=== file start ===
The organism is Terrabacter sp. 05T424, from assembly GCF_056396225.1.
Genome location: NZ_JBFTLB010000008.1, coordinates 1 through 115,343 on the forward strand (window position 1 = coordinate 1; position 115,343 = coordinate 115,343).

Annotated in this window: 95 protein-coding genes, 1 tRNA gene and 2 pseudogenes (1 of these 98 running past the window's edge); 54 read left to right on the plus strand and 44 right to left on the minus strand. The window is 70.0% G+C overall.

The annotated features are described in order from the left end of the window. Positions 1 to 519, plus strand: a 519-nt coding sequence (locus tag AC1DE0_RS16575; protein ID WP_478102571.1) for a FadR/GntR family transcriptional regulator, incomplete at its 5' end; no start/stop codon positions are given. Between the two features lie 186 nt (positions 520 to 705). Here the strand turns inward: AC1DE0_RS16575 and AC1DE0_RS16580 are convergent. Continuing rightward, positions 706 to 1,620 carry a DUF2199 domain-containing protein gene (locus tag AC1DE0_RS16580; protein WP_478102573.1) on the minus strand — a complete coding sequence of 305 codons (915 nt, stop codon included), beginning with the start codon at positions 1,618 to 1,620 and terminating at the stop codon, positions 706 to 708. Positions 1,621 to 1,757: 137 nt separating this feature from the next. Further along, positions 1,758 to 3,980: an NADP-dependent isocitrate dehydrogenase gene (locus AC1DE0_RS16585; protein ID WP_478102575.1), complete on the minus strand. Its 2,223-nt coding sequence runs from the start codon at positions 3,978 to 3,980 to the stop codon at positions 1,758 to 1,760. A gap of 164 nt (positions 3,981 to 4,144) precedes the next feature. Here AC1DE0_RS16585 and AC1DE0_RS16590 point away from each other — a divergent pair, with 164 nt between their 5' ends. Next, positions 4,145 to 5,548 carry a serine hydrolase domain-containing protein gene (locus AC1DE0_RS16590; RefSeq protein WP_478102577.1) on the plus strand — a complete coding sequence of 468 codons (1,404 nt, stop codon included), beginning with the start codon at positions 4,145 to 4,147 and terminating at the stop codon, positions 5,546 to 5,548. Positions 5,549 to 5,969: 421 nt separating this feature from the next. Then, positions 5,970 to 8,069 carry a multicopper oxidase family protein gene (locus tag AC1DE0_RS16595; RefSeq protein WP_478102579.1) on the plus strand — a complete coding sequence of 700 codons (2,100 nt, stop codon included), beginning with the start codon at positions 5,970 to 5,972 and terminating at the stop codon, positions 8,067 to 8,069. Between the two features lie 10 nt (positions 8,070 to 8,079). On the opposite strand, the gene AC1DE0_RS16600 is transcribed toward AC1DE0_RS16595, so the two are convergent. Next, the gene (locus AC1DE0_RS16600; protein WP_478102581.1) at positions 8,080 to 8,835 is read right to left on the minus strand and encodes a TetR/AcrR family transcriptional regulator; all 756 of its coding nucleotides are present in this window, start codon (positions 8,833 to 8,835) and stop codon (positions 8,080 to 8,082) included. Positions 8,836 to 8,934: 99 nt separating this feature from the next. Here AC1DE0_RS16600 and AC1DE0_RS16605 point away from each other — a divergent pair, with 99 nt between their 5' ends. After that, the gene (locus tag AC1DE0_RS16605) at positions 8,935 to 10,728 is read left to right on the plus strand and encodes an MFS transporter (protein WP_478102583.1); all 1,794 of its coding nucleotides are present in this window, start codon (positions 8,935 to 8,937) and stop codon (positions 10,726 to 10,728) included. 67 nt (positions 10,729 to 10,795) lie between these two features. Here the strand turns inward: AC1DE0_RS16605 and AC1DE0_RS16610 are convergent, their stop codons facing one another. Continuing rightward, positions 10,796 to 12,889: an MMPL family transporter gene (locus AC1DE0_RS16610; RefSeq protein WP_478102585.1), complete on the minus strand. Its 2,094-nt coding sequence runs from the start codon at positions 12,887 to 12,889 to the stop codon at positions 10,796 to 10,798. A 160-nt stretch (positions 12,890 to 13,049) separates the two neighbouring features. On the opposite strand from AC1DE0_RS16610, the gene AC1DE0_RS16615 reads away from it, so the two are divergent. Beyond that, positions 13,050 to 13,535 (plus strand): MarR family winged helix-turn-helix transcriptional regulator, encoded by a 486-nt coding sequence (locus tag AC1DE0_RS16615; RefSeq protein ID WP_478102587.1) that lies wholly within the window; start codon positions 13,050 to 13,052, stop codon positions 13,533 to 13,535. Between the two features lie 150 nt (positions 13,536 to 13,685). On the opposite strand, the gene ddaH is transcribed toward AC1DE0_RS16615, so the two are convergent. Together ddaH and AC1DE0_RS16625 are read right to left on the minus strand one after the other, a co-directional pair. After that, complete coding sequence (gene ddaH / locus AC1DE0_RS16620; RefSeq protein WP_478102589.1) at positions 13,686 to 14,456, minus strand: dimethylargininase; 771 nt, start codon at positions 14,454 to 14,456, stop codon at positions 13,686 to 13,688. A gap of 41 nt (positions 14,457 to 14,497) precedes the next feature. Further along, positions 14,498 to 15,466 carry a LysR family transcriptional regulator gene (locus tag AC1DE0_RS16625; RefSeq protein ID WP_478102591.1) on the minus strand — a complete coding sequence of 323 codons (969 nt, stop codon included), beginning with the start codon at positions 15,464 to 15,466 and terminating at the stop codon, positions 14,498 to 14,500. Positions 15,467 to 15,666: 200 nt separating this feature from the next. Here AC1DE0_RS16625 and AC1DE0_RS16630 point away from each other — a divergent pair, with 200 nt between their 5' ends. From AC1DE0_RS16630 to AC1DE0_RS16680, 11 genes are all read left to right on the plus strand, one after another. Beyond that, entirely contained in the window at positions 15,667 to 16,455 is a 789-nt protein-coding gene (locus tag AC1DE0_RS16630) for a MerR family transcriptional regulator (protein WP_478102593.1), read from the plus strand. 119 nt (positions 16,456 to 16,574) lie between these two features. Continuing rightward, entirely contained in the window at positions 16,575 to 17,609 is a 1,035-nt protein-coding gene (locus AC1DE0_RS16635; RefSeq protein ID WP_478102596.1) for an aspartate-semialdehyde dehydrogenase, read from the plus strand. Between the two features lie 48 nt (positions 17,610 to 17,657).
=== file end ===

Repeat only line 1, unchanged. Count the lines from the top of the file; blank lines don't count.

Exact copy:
The organism is Terrabacter sp. 05T424, from assembly GCF_056396225.1.